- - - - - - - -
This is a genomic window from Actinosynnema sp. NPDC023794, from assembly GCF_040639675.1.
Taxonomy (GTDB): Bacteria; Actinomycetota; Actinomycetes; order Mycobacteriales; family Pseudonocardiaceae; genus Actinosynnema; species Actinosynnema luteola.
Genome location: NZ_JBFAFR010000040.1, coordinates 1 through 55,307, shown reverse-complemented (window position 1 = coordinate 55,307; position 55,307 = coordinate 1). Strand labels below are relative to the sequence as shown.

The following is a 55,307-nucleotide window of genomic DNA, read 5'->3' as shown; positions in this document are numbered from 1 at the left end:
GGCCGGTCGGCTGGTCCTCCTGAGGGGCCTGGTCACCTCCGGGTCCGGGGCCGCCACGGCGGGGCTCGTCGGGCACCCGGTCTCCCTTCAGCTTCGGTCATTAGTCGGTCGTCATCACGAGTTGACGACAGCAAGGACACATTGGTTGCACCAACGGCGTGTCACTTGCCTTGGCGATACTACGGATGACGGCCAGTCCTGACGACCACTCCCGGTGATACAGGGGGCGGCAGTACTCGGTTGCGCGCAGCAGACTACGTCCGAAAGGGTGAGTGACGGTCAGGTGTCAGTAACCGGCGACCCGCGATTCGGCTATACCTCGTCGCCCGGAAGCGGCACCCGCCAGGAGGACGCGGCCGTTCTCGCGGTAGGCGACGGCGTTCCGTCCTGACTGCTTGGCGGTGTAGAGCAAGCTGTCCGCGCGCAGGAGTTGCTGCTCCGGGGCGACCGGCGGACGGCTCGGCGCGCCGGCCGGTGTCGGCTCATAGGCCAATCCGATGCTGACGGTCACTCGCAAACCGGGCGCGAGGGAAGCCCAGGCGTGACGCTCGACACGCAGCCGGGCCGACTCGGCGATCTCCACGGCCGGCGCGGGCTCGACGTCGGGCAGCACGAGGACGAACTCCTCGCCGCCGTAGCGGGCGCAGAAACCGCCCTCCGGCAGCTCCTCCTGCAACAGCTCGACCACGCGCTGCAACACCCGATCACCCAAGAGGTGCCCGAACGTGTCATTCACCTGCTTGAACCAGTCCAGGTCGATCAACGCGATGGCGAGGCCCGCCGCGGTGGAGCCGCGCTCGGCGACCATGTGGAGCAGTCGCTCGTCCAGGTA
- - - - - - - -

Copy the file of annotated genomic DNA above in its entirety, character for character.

This is a genomic window from Actinosynnema sp. NPDC023794, from assembly GCF_040639675.1.
Taxonomy (GTDB): Bacteria; Actinomycetota; Actinomycetes; order Mycobacteriales; family Pseudonocardiaceae; genus Actinosynnema; species Actinosynnema luteola.
Genome location: NZ_JBFAFR010000040.1, coordinates 1 through 55,307, shown reverse-complemented (window position 1 = coordinate 55,307; position 55,307 = coordinate 1). Strand labels below are relative to the sequence as shown.

The following is a 55,307-nucleotide window of genomic DNA, read 5'->3' as shown; positions in this document are numbered from 1 at the left end:
GGCCGGTCGGCTGGTCCTCCTGAGGGGCCTGGTCACCTCCGGGTCCGGGGCCGCCACGGCGGGGCTCGTCGGGCACCCGGTCTCCCTTCAGCTTCGGTCATTAGTCGGTCGTCATCACGAGTTGACGACAGCAAGGACACATTGGTTGCACCAACGGCGTGTCACTTGCCTTGGCGATACTACGGATGACGGCCAGTCCTGACGACCACTCCCGGTGATACAGGGGGCGGCAGTACTCGGTTGCGCGCAGCAGACTACGTCCGAAAGGGTGAGTGACGGTCAGGTGTCAGTAACCGGCGACCCGCGATTCGGCTATACCTCGTCGCCCGGAAGCGGCACCCGCCAGGAGGACGCGGCCGTTCTCGCGGTAGGCGACGGCGTTCCGTCCTGACTGCTTGGCGGTGTAGAGCAAGCTGTCCGCGCGCAGGAGTTGCTGCTCCGGGGCGACCGGCGGACGGCTCGGCGCGCCGGCCGGTGTCGGCTCATAGGCCAATCCGATGCTGACGGTCACTCGCAAACCGGGCGCGAGGGAAGCCCAGGCGTGACGCTCGACACGCAGCCGGGCCGACTCGGCGATCTCCACGGCCGGCGCGGGCTCGACGTCGGGCAGCACGAGGACGAACTCCTCGCCGCCGTAGCGGGCGCAGAAACCGCCCTCCGGCAGCTCCTCCTGCAACAGCTCGACCACGCGCTGCAACACCCGATCACCCAAGAGGTGCCCGAACGTGTCATTCACCTGCTTGAACCAGTCCAGGTCGATCAACGCGATGGCGAGGCCCGCCGCGGTGGAGCCGCGCTCGGCGACCATGTGGAGCAGTCGCTCGTCCAGGTA